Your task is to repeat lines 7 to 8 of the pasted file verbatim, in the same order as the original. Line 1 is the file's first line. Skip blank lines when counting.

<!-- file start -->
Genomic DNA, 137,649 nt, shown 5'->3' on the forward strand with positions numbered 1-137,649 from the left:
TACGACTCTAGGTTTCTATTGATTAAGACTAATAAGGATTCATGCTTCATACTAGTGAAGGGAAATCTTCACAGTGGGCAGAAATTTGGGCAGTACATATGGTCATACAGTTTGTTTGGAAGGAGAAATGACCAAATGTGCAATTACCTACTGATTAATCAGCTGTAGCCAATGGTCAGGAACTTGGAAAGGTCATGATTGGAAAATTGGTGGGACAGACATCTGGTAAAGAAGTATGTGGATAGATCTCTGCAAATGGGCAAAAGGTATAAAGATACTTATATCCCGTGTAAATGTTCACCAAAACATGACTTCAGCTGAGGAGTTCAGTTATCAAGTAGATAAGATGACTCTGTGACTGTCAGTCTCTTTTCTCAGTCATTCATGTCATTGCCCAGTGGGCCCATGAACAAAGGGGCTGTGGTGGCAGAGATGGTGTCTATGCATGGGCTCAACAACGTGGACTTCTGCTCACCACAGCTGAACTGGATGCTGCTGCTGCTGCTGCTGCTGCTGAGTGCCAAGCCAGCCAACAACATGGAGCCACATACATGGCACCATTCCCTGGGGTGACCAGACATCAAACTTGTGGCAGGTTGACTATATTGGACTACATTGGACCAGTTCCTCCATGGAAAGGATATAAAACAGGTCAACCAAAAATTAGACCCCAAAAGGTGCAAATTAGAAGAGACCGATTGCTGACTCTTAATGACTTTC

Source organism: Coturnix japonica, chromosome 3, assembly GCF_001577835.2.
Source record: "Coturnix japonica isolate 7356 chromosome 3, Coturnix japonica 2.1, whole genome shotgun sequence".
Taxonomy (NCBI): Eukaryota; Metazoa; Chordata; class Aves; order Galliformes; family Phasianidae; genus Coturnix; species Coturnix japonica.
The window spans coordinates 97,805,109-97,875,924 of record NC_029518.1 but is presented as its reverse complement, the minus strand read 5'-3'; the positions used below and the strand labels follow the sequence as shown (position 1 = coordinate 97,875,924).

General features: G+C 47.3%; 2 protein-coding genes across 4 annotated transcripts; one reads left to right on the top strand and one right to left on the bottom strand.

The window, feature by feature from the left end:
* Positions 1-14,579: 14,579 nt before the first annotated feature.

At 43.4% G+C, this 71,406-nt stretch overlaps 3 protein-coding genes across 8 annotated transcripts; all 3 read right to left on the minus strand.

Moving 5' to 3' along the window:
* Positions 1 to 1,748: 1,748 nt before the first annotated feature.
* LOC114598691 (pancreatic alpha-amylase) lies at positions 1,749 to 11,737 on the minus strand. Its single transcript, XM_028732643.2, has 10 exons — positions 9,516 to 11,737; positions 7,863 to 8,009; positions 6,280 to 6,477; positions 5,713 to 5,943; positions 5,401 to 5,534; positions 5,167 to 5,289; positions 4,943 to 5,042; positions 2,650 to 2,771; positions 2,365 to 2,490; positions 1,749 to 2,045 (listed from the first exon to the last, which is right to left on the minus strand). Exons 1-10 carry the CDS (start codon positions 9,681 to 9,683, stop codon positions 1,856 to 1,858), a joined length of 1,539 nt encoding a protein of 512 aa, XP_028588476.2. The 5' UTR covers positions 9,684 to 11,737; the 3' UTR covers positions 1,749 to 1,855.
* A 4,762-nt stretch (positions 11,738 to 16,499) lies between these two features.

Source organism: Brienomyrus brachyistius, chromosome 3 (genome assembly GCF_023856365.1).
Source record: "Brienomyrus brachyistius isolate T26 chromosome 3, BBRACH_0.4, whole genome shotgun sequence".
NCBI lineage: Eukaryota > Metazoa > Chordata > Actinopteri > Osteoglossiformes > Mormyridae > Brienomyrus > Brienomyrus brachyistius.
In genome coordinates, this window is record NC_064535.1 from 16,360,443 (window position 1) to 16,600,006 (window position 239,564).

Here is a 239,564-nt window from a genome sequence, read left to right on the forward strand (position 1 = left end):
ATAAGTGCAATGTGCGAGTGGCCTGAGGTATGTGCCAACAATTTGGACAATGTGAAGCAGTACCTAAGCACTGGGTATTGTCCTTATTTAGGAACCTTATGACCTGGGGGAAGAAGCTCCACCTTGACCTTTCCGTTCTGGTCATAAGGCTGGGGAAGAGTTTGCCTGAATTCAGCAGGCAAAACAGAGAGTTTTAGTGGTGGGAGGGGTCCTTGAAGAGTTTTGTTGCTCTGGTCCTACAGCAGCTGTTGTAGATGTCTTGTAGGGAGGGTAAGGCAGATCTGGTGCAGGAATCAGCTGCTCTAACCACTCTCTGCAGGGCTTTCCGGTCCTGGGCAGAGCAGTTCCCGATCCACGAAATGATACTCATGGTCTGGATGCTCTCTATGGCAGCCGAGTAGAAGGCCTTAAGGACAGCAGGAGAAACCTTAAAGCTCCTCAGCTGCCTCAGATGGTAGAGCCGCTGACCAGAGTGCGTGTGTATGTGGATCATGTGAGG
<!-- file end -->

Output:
General features: G+C 47.3%; 2 protein-coding genes across 4 annotated transcripts; one reads left to right on the top strand and one right to left on the bottom strand.

The window, feature by feature from the left end: